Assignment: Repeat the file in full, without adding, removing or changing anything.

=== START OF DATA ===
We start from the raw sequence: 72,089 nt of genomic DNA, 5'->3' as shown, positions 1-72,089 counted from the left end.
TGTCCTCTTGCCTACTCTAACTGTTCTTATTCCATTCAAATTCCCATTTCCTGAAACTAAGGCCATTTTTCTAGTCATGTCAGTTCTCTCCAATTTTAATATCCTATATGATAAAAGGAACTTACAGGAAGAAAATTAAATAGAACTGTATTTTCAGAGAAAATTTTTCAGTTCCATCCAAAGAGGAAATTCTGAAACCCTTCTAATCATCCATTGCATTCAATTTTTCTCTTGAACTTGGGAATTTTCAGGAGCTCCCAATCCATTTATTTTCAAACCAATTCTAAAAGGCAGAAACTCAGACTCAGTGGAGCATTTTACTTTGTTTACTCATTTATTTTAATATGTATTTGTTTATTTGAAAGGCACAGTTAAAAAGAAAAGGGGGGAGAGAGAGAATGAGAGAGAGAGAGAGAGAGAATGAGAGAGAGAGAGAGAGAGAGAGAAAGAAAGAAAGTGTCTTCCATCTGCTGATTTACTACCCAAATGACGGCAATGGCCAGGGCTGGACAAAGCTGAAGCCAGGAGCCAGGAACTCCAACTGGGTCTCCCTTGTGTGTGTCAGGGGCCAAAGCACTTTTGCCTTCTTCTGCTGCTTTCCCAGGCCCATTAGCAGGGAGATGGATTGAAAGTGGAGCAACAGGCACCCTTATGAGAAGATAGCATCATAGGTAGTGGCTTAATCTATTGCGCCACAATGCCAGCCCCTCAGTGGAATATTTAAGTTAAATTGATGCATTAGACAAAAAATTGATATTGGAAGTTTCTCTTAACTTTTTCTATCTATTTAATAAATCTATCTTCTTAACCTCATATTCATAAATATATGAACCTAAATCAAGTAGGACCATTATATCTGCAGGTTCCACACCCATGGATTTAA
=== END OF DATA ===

We start from the raw sequence: 72,089 nt of genomic DNA, 5'->3' as shown, positions 1-72,089 counted from the left end.
TGTCCTCTTGCCTACTCTAACTGTTCTTATTCCATTCAAATTCCCATTTCCTGAAACTAAGGCCATTTTTCTAGTCATGTCAGTTCTCTCCAATTTTAATATCCTATATGATAAAAGGAACTTACAGGAAGAAAATTAAATAGAACTGTATTTTCAGAGAAAATTTTTCAGTTCCATCCAAAGAGGAAATTCTGAAACCCTTCTAATCATCCATTGCATTCAATTTTTCTCTTGAACTTGGGAATTTTCAGGAGCTCCCAATCCATTTATTTTCAAACCAATTCTAAAAGGCAGAAACTCAGACTCAGTGGAGCATTTTACTTTGTTTACTCATTTATTTTAATATGTATTTGTTTATTTGAAAGGCACAGTTAAAAAGAAAAGGGGGGAGAGAGAGAATGAGAGAGAGAGAGAGAGAGAATGAGAGAGAGAGAGAGAGAGAGAGAAAGAAAGAAAGTGTCTTCCATCTGCTGATTTACTACCCAAATGACGGCAATGGCCAGGGCTGGACAAAGCTGAAGCCAGGAGCCAGGAACTCCAACTGGGTCTCCCTTGTGTGTGTCAGGGGCCAAAGCACTTTTGCCTTCTTCTGCTGCTTTCCCAGGCCCATTAGCAGGGAGATGGATTGAAAGTGGAGCAACAGGCACCCTTATGAGAAGATAGCATCATAGGTAGTGGCTTAATCTATTGCGCCACAATGCCAGCCCCTCAGTGGAATATTTAAGTTAAATTGATGCATTAGACAAAAAATTGATATTGGAAGTTTCTCTTAACTTTTTCTATCTATTTAATAAATCTATCTTCTTAACCTCATATTCATAAATATATGAACCTAAATCAAGTAGGACCATTATATCTGCAGGTTCCACACCCATGGATTTAA